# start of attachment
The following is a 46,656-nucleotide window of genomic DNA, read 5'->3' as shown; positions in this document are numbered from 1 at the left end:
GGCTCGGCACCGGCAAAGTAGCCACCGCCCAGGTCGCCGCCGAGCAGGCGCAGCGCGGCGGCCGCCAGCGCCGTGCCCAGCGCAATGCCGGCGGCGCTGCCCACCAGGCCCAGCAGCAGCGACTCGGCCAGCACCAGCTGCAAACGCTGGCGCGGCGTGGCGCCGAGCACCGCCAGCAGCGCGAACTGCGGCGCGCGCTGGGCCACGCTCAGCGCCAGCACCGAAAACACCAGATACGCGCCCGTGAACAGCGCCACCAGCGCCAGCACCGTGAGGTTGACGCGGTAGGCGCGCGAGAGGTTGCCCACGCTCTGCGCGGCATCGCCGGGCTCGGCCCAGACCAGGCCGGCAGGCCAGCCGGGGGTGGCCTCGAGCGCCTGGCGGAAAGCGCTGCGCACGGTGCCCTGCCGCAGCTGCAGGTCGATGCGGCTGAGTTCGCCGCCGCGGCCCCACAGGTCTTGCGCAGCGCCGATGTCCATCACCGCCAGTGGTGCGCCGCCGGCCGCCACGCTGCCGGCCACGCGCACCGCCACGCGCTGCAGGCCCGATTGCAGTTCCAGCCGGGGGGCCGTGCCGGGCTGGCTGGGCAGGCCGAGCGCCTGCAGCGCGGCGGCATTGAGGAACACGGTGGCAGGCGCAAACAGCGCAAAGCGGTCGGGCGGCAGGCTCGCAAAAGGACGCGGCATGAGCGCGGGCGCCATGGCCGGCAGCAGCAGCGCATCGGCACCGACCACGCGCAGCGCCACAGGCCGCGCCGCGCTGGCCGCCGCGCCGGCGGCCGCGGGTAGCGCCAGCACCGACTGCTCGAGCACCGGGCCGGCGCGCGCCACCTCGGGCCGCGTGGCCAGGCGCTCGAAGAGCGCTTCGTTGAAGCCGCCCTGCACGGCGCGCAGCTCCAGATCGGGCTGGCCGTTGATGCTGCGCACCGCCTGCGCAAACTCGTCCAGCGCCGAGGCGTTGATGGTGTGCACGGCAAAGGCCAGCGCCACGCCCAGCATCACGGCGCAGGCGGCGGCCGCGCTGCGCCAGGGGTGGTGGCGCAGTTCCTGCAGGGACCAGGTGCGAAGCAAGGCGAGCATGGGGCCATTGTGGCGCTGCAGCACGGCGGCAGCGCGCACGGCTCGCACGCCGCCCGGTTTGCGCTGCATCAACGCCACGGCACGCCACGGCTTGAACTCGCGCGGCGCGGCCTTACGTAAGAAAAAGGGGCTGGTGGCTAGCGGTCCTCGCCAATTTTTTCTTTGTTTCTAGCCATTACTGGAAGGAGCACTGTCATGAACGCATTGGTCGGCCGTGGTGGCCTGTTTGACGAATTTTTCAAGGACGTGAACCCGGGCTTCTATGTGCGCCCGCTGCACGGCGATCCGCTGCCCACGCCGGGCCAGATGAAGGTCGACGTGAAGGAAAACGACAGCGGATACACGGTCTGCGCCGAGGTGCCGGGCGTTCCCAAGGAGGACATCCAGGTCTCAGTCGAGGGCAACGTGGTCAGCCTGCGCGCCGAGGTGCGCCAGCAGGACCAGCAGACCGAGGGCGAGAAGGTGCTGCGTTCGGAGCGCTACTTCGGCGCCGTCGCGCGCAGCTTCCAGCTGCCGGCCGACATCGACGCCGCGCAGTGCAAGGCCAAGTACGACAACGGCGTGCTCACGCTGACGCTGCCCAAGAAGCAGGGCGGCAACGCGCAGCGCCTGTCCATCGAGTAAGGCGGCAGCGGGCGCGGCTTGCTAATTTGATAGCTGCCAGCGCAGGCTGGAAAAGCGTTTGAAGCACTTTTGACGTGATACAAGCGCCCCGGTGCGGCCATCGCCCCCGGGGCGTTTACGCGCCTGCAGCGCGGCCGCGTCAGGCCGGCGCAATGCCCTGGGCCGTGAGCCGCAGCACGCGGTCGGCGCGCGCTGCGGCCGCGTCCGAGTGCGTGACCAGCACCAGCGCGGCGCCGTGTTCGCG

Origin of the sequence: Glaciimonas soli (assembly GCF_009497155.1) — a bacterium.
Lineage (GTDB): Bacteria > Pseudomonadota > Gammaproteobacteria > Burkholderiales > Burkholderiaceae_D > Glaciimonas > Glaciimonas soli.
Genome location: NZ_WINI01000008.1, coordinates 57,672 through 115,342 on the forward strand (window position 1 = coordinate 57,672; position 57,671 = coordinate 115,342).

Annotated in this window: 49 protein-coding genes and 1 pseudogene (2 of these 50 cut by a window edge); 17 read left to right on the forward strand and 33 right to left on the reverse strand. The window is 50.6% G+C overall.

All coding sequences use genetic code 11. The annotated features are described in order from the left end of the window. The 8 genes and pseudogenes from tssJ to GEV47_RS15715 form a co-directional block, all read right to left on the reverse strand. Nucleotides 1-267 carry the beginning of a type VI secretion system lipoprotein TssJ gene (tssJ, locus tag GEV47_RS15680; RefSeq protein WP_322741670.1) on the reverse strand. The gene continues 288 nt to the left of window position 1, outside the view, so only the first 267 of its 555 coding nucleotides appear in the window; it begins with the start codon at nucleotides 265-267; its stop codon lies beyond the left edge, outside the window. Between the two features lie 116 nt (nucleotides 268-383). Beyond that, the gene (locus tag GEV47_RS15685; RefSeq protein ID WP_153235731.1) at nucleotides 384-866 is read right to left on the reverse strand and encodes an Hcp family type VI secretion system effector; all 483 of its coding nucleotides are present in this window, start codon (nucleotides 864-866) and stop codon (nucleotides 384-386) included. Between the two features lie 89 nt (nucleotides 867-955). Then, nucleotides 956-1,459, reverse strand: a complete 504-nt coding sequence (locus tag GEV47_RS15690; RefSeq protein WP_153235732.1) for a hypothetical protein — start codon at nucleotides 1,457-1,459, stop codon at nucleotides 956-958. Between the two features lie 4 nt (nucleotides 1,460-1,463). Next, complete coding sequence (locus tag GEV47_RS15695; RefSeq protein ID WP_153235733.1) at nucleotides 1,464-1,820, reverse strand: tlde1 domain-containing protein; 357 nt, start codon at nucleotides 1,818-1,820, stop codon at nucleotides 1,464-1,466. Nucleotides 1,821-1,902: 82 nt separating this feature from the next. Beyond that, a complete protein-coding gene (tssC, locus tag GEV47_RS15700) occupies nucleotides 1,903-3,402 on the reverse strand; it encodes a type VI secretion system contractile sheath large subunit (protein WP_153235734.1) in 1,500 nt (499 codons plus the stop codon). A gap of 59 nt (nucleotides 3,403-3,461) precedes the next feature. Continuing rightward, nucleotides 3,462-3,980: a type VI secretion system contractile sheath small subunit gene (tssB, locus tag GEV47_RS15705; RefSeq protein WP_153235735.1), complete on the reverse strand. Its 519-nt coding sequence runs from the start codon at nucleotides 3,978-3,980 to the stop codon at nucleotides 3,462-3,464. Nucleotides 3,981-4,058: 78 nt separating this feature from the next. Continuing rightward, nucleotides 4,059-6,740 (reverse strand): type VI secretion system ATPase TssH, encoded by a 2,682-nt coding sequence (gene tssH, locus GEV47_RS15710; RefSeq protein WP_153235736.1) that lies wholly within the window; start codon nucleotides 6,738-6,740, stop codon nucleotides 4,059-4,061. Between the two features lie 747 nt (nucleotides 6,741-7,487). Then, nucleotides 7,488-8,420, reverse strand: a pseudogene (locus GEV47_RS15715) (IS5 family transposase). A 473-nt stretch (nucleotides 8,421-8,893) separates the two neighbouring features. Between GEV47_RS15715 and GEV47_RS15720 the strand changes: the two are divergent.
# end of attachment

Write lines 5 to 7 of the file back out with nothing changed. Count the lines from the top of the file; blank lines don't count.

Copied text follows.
Genome location: NZ_WINI01000008.1, coordinates 57,672 through 115,342 on the forward strand (window position 1 = coordinate 57,672; position 57,671 = coordinate 115,342).

Annotated in this window: 49 protein-coding genes and 1 pseudogene (2 of these 50 cut by a window edge); 17 read left to right on the forward strand and 33 right to left on the reverse strand. The window is 50.6% G+C overall.

All coding sequences use genetic code 11. The annotated features are described in order from the left end of the window. The 8 genes and pseudogenes from tssJ to GEV47_RS15715 form a co-directional block, all read right to left on the reverse strand. Nucleotides 1-267 carry the beginning of a type VI secretion system lipoprotein TssJ gene (tssJ, locus tag GEV47_RS15680; RefSeq protein WP_322741670.1) on the reverse strand. The gene continues 288 nt to the left of window position 1, outside the view, so only the first 267 of its 555 coding nucleotides appear in the window; it begins with the start codon at nucleotides 265-267; its stop codon lies beyond the left edge, outside the window. Between the two features lie 116 nt (nucleotides 268-383). Beyond that, the gene (locus tag GEV47_RS15685; RefSeq protein ID WP_153235731.1) at nucleotides 384-866 is read right to left on the reverse strand and encodes an Hcp family type VI secretion system effector; all 483 of its coding nucleotides are present in this window, start codon (nucleotides 864-866) and stop codon (nucleotides 384-386) included. Between the two features lie 89 nt (nucleotides 867-955). Then, nucleotides 956-1,459, reverse strand: a complete 504-nt coding sequence (locus tag GEV47_RS15690; RefSeq protein WP_153235732.1) for a hypothetical protein — start codon at nucleotides 1,457-1,459, stop codon at nucleotides 956-958. Between the two features lie 4 nt (nucleotides 1,460-1,463). Next, complete coding sequence (locus tag GEV47_RS15695; RefSeq protein ID WP_153235733.1) at nucleotides 1,464-1,820, reverse strand: tlde1 domain-containing protein; 357 nt, start codon at nucleotides 1,818-1,820, stop codon at nucleotides 1,464-1,466. Nucleotides 1,821-1,902: 82 nt separating this feature from the next. Beyond that, a complete protein-coding gene (tssC, locus tag GEV47_RS15700) occupies nucleotides 1,903-3,402 on the reverse strand; it encodes a type VI secretion system contractile sheath large subunit (protein WP_153235734.1) in 1,500 nt (499 codons plus the stop codon). A gap of 59 nt (nucleotides 3,403-3,461) precedes the next feature. Continuing rightward, nucleotides 3,462-3,980: a type VI secretion system contractile sheath small subunit gene (tssB, locus tag GEV47_RS15705; RefSeq protein WP_153235735.1), complete on the reverse strand. Its 519-nt coding sequence runs from the start codon at nucleotides 3,978-3,980 to the stop codon at nucleotides 3,462-3,464. Nucleotides 3,981-4,058: 78 nt separating this feature from the next. Continuing rightward, nucleotides 4,059-6,740 (reverse strand): type VI secretion system ATPase TssH, encoded by a 2,682-nt coding sequence (gene tssH, locus GEV47_RS15710; RefSeq protein WP_153235736.1) that lies wholly within the window; start codon nucleotides 6,738-6,740, stop codon nucleotides 4,059-4,061. Between the two features lie 747 nt (nucleotides 6,741-7,487). Then, nucleotides 7,488-8,420, reverse strand: a pseudogene (locus GEV47_RS15715) (IS5 family transposase). A 473-nt stretch (nucleotides 8,421-8,893) separates the two neighbouring features. Between GEV47_RS15715 and GEV47_RS15720 the strand changes: the two are divergent.